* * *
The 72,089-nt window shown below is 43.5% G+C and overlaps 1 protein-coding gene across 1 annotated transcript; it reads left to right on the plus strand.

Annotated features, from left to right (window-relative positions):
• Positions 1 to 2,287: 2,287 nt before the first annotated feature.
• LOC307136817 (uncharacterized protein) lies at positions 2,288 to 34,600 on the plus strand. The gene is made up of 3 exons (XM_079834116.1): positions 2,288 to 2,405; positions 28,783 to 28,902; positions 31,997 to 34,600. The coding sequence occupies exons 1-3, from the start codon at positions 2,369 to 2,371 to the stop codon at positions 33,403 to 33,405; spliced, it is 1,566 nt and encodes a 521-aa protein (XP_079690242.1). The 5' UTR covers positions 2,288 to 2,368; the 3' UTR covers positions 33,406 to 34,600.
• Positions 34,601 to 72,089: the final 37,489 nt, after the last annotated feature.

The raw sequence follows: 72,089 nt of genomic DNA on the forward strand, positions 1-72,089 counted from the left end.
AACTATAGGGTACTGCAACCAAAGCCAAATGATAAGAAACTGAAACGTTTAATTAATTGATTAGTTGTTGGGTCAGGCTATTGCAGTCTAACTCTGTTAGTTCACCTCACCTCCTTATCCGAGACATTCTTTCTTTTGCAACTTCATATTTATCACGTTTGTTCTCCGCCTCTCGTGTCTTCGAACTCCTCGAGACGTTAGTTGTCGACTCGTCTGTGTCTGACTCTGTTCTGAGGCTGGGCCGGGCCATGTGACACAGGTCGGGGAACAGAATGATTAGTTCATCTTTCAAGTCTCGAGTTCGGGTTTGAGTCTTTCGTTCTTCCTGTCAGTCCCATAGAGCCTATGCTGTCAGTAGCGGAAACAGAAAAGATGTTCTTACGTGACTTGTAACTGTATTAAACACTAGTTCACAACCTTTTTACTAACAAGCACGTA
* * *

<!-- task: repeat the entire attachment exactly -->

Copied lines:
The 72,089-nt window shown below is 43.5% G+C and overlaps 1 protein-coding gene across 1 annotated transcript; it reads left to right on the plus strand.

Annotated features, from left to right (window-relative positions):
• Positions 1 to 2,287: 2,287 nt before the first annotated feature.
• LOC307136817 (uncharacterized protein) lies at positions 2,288 to 34,600 on the plus strand. The gene is made up of 3 exons (XM_079834116.1): positions 2,288 to 2,405; positions 28,783 to 28,902; positions 31,997 to 34,600. The coding sequence occupies exons 1-3, from the start codon at positions 2,369 to 2,371 to the stop codon at positions 33,403 to 33,405; spliced, it is 1,566 nt and encodes a 521-aa protein (XP_079690242.1). The 5' UTR covers positions 2,288 to 2,368; the 3' UTR covers positions 33,406 to 34,600.
• Positions 34,601 to 72,089: the final 37,489 nt, after the last annotated feature.

The raw sequence follows: 72,089 nt of genomic DNA on the forward strand, positions 1-72,089 counted from the left end.
AACTATAGGGTACTGCAACCAAAGCCAAATGATAAGAAACTGAAACGTTTAATTAATTGATTAGTTGTTGGGTCAGGCTATTGCAGTCTAACTCTGTTAGTTCACCTCACCTCCTTATCCGAGACATTCTTTCTTTTGCAACTTCATATTTATCACGTTTGTTCTCCGCCTCTCGTGTCTTCGAACTCCTCGAGACGTTAGTTGTCGACTCGTCTGTGTCTGACTCTGTTCTGAGGCTGGGCCGGGCCATGTGACACAGGTCGGGGAACAGAATGATTAGTTCATCTTTCAAGTCTCGAGTTCGGGTTTGAGTCTTTCGTTCTTCCTGTCAGTCCCATAGAGCCTATGCTGTCAGTAGCGGAAACAGAAAAGATGTTCTTACGTGACTTGTAACTGTATTAAACACTAGTTCACAACCTTTTTACTAACAAGCACGTA